Wright fell out with Blackwell as a direct result of Ceremony and quit the band. Snapped up by A&M Records, he set about a solo career, formed his own backing group, Wonderwheel, and began a long creative association with George Harrison, starting off with session work on the former Beatle’s album All Things Must Pass.
Grosvenor, Kellie and Mike Harrison pressed on as Spooky Tooth, bringing in personnel from Joe Cocker’s Grease Band to make 1970’s more conventional The Last Puff. Kellie and Grosvenor left soon after.
“Spooky Tooth were the best band I’d ever been in,” Grosvenor reflects. “In a way I served my apprenticeship with them. When Greg left, we started to lose impetus in what we were doing. Chris Blackwell kept me on and I recorded an album called Under Open Skies.”
Within three years, Grosvenor would be an integral part of Mott The Hoople under the flashy guise of platforms-wearing Ariel Bender.
The rest of the 70s was all fits and starts for Spooky Tooth. Wright rejoined, along with future Foreigner guitarist Mick Jones, for 1973’s remarkably good if dubiously titled You Broke My Heart So… I Busted Your Jaw. The album marks Spooky Tooth at their heaviest, with Wright’s gospel balladry offset by Harrison at his belligerent, grunting best on standout tracks such as This Time Around and Self-Seeking Man.
But Island had grown accustomed to ever-diminishing returns on the sales front. And with Roxy Music, Cat Stevens and Bob Marley & The Wailers among the artists now signed and bringing in the money for the label, Blackwell didn’t seem overly concerned. Spooky Tooth made two more albums: that year’s Witness (which reunited Harrison, Wright and Kellie) and 1974’s The Mirror.
After the final split, Kellie went on to join Peter Perrett in The Only Ones. Harrison wound up a fitful solo career and quit the business for what would be more than 20 years. Wright, meanwhile, became a major solo star in the US with the release of the hit singles Dream Weaver and Love Is Alive.
There was a messy attempt at a reunion when the original line-up (minus Wright) regrouped to make the album Cross Purpose, released in 1999. A year after Ridley passed away in 2003, Wright, Harrison and Kellie played a series of successful shows in Germany as Spooky Tooth. And although the name was resurrected for a brief tour in 2009, after coming together for Island’s 50th-anniversary celebrations, it’s unlikely that Spooky Tooth will ever happen again.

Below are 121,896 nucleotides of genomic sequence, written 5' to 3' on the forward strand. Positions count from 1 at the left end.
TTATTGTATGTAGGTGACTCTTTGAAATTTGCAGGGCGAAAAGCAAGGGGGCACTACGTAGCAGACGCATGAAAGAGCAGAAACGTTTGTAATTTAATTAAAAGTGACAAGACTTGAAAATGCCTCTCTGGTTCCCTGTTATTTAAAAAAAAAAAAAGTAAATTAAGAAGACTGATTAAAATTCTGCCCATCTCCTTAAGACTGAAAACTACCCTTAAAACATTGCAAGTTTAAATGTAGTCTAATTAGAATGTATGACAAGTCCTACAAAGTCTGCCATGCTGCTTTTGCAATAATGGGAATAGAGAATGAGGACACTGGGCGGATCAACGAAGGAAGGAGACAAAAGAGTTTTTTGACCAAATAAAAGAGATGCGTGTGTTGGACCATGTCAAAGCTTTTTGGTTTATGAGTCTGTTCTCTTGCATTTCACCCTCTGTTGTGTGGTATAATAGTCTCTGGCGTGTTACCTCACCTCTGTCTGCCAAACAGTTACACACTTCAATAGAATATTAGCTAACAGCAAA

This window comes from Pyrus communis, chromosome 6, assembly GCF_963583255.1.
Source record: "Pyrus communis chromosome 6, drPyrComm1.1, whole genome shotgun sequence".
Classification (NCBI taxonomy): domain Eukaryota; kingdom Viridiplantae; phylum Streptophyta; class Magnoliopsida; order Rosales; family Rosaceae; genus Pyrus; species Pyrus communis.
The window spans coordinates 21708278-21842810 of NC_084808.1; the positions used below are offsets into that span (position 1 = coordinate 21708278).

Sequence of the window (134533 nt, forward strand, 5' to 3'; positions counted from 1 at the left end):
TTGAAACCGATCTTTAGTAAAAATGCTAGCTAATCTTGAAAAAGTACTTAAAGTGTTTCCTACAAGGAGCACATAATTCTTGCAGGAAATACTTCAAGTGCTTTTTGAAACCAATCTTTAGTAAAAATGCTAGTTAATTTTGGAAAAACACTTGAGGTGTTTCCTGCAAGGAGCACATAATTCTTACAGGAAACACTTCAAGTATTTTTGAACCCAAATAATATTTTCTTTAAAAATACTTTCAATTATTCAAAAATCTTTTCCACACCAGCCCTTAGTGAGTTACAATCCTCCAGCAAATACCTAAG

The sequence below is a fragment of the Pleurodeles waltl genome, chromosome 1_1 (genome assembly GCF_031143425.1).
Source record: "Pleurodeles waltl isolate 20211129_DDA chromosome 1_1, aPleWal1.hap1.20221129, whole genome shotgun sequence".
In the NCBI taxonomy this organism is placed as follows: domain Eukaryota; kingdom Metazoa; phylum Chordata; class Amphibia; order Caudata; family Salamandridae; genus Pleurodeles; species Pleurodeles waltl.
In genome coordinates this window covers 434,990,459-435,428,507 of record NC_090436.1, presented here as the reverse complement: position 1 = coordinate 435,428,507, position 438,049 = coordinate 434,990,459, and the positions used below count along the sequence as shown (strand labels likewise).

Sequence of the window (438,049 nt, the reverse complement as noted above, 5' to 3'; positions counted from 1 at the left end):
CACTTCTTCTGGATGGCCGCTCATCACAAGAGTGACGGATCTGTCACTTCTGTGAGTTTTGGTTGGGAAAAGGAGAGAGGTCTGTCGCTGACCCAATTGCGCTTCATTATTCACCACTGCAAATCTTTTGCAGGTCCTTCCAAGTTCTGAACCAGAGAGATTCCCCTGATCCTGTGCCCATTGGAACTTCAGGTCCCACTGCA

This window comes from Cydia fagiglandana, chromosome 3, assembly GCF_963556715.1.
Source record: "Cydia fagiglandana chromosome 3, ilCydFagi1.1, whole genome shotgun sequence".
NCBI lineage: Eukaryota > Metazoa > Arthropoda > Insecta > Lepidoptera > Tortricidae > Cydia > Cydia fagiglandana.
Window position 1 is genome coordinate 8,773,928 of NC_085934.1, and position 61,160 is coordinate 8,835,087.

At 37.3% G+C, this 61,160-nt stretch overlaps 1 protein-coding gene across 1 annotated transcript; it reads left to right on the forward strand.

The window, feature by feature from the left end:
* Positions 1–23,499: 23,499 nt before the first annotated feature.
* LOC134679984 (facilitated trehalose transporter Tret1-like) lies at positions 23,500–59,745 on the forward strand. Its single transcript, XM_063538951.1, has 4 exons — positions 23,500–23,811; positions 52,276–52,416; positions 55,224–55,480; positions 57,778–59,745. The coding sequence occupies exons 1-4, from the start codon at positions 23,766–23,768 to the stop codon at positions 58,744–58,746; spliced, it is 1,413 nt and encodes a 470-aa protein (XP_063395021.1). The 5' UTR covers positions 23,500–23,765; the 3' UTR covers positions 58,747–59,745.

Looking back, Mike Kellie refuses to blame their lack of progress on the decision to release Ceremony. “We could’ve been a lot bigger, but with hindsight we were always playing catch-up because of the way it was set up. We were second to Traffic on the label, and the fact that Chris Blackwell owned the record company, managed the artists and ran the agency had to be too much for one man to take on. And somebody has to pay the price. There was nobody there to say: ‘Shut yourself up and play! I’ll sort the rest out.’ And I probably needed that more than most. But we were what we were, and I’m very proud to have been part of it. We were passionate. And Mike’s was one of the great voices, along with Winwood and Marriott.”
Harrison is at a loss to fully explain what happened. Or, rather, what didn’t. “We did very well in America and Europe,” he says. “We were never off the road, but record-wise we didn’t get in the charts. We didn’t release the right singles. Maybe we weren’t promoted enough, maybe we didn’t get enough airplay or even TV. It was mainly because Spooky Tooth was an album band. Would I do things differently if I had my time again? Probably, yes. But then again…”
Wright, who last year published his autobiography, Dream Weaver, is slightly more philosophical: “I look back fondly at Spooky Tooth. We played the way that band was supposed to play, and the times we shared together were great. It was a stepping stone in all our lives.”